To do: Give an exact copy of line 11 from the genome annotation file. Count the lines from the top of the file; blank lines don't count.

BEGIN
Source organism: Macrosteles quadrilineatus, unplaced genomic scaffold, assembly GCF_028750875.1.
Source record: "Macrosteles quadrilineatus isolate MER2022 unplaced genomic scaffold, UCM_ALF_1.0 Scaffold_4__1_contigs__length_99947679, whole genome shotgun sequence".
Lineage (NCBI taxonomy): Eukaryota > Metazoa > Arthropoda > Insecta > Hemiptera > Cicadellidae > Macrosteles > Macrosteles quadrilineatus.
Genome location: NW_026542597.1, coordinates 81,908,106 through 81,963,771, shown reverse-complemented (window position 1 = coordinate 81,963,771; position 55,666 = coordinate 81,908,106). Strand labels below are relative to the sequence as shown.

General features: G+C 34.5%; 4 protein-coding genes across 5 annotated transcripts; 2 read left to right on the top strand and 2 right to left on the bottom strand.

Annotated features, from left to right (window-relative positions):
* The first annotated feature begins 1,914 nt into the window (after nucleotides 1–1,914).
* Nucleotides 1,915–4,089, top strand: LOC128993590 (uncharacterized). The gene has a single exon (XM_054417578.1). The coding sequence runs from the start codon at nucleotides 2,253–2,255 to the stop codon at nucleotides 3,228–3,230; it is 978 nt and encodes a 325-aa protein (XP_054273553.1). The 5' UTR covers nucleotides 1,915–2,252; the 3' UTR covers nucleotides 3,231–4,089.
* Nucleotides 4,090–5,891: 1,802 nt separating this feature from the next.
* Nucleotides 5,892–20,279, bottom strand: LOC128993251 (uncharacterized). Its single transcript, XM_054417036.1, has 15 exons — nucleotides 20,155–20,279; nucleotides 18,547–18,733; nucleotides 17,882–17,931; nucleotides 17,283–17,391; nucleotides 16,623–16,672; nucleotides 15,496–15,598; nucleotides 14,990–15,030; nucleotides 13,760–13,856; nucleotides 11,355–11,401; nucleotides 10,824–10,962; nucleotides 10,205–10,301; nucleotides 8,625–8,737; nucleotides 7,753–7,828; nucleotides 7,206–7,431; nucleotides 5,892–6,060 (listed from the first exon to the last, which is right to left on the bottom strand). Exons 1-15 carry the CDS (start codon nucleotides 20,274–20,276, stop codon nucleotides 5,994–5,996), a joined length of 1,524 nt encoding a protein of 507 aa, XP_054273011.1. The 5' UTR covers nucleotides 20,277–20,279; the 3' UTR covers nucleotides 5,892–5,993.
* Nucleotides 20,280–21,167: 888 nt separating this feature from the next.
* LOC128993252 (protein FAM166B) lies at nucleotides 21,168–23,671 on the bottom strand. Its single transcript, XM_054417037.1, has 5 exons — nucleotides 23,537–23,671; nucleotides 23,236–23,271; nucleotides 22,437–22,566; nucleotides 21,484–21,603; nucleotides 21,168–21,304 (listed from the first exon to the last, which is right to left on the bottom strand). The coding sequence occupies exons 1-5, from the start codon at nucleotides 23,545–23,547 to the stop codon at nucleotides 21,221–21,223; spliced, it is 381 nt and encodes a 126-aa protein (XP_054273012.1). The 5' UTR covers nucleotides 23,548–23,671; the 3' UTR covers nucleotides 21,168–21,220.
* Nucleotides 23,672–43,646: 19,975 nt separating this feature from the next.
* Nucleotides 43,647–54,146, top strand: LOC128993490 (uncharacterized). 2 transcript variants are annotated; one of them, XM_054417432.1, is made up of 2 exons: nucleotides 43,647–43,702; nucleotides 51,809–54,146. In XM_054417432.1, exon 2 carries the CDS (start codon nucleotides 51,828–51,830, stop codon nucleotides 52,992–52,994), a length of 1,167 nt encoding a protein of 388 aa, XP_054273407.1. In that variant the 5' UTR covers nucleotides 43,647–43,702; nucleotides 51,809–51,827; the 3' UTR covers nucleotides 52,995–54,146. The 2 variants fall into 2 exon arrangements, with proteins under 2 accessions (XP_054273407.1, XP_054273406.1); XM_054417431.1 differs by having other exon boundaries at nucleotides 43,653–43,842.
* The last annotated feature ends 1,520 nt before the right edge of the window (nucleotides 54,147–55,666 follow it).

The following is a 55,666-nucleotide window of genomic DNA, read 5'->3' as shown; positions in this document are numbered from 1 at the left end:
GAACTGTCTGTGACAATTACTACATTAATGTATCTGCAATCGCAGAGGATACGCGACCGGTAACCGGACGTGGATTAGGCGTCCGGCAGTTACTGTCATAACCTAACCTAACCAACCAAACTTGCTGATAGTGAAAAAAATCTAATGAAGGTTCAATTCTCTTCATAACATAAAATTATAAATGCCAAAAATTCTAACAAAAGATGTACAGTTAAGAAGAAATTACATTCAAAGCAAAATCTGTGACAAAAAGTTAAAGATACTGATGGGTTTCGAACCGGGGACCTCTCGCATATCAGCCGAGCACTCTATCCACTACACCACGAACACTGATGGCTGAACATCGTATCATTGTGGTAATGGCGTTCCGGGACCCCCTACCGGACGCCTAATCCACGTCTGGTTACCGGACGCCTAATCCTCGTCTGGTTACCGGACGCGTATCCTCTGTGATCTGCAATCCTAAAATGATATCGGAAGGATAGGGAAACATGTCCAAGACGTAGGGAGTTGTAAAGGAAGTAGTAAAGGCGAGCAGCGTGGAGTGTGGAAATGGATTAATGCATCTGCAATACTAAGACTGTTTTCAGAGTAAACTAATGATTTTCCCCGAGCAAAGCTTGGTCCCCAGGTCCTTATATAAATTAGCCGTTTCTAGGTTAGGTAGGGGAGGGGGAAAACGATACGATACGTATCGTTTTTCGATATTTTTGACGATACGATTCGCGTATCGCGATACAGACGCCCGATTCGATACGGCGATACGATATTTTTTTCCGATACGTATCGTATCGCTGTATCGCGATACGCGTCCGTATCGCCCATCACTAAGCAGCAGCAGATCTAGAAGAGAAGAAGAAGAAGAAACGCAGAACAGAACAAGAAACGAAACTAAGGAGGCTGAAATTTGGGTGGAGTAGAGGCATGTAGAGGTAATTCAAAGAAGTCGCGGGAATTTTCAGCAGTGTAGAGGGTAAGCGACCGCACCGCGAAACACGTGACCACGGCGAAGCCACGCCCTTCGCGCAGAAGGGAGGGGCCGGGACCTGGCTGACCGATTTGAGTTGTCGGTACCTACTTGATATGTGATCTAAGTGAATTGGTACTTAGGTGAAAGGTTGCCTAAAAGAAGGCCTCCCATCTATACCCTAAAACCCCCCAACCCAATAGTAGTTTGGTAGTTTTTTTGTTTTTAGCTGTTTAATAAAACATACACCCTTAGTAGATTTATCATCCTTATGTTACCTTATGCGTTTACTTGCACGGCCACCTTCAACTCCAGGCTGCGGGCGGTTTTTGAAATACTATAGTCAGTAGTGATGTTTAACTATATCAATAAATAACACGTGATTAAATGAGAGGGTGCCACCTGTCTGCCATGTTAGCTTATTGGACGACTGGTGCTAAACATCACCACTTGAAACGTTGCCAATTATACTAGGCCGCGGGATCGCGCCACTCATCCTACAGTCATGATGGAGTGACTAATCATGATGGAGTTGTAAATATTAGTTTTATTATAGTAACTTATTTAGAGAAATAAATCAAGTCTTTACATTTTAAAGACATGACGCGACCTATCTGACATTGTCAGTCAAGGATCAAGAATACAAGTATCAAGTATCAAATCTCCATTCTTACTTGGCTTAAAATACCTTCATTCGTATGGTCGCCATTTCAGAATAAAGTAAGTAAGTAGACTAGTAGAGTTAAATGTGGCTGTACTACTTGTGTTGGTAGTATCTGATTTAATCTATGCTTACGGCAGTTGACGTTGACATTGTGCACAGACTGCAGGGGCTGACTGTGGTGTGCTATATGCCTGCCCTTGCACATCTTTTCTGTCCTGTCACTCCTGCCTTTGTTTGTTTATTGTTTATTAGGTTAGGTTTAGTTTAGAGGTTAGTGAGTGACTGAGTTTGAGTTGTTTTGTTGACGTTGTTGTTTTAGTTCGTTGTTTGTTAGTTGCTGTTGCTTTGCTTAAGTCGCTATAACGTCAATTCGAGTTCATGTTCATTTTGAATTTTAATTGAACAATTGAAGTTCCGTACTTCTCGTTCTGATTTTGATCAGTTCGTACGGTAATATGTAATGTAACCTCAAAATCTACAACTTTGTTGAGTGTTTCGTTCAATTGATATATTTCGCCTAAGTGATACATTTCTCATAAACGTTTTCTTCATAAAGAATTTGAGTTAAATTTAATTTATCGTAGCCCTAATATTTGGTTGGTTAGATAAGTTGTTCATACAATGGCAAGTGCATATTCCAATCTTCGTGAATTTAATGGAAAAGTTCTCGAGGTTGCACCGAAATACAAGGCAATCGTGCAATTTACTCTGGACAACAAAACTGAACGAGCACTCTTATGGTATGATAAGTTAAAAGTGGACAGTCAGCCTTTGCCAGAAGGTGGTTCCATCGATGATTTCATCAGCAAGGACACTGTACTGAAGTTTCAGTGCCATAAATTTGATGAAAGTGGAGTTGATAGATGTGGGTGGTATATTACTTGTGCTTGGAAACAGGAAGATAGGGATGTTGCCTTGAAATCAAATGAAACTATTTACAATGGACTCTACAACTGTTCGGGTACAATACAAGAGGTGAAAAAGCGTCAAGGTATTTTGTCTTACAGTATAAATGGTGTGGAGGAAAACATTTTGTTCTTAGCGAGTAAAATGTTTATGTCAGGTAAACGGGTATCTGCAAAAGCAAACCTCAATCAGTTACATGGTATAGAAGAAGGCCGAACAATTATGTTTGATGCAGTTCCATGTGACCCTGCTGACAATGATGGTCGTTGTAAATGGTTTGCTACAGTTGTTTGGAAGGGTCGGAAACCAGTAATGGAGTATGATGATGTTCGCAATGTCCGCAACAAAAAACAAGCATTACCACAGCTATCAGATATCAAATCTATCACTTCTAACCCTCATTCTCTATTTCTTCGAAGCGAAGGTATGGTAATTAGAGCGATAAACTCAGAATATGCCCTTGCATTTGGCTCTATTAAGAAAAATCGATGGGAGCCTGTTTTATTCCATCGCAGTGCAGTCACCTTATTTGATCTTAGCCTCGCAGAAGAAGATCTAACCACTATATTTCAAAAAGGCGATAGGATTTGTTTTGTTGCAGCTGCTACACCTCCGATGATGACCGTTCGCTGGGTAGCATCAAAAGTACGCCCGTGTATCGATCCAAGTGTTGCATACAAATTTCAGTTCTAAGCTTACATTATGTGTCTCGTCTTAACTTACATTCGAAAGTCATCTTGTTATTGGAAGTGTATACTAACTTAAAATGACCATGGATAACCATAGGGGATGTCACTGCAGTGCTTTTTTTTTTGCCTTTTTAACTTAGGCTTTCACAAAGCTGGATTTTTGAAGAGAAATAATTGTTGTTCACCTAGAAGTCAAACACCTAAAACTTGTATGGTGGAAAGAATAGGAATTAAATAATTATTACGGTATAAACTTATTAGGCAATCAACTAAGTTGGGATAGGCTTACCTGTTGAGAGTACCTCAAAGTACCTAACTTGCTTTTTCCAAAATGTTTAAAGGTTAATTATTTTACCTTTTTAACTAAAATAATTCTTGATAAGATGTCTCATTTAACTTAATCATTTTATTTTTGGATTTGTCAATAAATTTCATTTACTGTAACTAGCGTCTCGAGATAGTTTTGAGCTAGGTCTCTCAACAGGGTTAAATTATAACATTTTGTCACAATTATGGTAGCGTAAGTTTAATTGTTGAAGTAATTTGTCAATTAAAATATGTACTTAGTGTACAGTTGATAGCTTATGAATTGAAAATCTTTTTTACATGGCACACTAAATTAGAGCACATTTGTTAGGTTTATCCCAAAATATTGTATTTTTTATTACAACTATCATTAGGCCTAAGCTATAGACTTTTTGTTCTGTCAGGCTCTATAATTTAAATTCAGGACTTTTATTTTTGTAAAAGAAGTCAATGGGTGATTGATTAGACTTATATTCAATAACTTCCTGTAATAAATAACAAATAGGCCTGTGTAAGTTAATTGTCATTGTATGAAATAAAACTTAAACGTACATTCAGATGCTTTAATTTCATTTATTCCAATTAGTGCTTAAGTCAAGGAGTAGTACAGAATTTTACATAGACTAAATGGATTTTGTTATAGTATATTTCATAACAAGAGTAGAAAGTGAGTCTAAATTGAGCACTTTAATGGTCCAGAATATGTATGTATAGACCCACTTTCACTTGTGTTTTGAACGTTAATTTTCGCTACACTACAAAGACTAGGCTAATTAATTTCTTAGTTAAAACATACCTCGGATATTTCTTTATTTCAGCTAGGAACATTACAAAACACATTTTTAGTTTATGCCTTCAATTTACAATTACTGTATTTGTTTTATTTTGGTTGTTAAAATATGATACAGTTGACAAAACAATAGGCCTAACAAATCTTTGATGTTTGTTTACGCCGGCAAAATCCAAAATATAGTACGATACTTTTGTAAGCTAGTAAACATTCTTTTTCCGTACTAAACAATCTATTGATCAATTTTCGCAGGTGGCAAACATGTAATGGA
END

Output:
* Nucleotides 20,280–21,167: 888 nt separating this feature from the next.